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Population development, selection, and evaluation for heat stress.

 

Summary:
Cotton is routinely grown in the hot, irrigated areas of the far Western U.S., and these extended periods of high temperature can reduce cotton ( Gossypium hirsutum L. and G. barbadense) lint yield, even with adequate irrigation conditions. Extended periods of extremely high temperatures are common in these areas during the critical stage of peak flowering. When temperatures in the San Joaquin Valley reach temperatures above normal during the critical stage of peak flowering, California growers suffer the consequences of reduced yield by these cotton varieties weaknesses to heat. The number of cotton commercial varieties for California with heat tolerance is not really known. However, it is known that Acala varieties Maxxa and Phytogen 72 yield poorly in the heat stress environment of…

 

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Western cotton (Acala, Upland, and Pima) germplasm enhancement for agronomic, fiber traits, and pest resistance

 

Summary:

Since the re-establishment of the USDA-ARS, WICS, genetic/breeding program, we have been focusing on bringing germplasm from any possible source available to us in order to increase genetic diversity. Most of the time, the genetic diversity in the cotton crop is used as an indicator to recognize potential threats to sustaining high yields. In the last couple of years, several troubling developments have recognized Fusarium oxysporum f.sp. vasirifectum (FOV) Atk. Sny & Hans as a recurring and potentially expanding threat to cotton production. The vulnerability of cotton production to this pathogen highlights the need for comprehensive research to protect the cotton industry from FOV, both from virulent populations which may be introduced and new virulent strains arising from within cotton production areas. Until recently, only race 1 and race 2 were known to occur in the United States (DeVay, 1986; Smith et al., 1981). UC scientists have recently identified race 4 ofFOV in cotton plants…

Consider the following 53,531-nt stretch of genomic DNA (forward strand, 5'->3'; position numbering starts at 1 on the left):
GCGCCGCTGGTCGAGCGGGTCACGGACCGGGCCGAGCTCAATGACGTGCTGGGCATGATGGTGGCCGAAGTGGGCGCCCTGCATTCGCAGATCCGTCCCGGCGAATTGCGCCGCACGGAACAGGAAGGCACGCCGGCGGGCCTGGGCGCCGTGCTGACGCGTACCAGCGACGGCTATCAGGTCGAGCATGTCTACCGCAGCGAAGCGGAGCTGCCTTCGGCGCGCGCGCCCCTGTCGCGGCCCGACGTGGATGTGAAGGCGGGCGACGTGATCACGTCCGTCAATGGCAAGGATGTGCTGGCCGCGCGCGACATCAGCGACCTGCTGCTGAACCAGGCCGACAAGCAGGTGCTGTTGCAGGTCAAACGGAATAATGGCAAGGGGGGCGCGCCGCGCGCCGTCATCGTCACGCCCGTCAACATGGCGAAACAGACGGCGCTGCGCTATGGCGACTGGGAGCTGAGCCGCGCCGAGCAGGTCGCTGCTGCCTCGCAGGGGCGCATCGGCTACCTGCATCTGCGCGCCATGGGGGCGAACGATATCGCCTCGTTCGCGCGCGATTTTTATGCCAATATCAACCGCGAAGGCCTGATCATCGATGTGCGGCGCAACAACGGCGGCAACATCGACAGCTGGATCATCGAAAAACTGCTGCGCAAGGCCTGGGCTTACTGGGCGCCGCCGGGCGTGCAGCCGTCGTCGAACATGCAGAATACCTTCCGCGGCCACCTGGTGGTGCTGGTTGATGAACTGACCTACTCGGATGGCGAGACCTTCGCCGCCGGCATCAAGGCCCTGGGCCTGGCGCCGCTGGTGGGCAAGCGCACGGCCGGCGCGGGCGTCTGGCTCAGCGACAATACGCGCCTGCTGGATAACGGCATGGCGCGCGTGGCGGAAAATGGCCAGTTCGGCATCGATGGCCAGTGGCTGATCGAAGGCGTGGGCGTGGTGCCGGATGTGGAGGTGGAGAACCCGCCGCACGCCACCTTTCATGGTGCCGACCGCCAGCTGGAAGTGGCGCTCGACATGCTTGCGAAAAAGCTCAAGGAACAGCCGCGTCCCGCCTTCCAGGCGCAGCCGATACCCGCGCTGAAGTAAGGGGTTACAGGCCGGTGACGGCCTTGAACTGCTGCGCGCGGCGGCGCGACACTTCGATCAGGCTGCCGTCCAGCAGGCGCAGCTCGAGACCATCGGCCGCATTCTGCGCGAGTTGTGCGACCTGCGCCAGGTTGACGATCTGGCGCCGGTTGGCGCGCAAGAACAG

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Population development, Selection, and Evaluation for Heat Stress and Study of Seed Coat Fragments

 

The primary objective ofthis research is to identify/develop broadly adapted Acala and Upland improved cotton germplasm with potential heat stress tolerance, better fiber quality, and lint yield, broadening the genetic base of cotton. A second objective is to
investigate cotton seed coat fragment production and its genetics under different environments.

 
Summary
Cotton is routinely grown in the bot, in’igated areas of the far Westem U.S., and these extended periods of high temperature can reduce cotton (Gossypium hirsutum L. and G. barbadense) lint yield, even…

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Germplasm evaluation of cotton accessions from the U.S. Cotton Germplasm Collection, USDA-ARS (Landraces ofMexico)

 

The Gossypium hirsutum gene pool from Mexico encompasses a wide range of habitats and is one of the primary sources for improvement of most of the Acala and Upland cotton growing in the world today. Despite the existence oflarge collections of landraces of G. hirsutum, they are poorly evaluated and difficult to characterize for their value in
the collection and potential for cotton…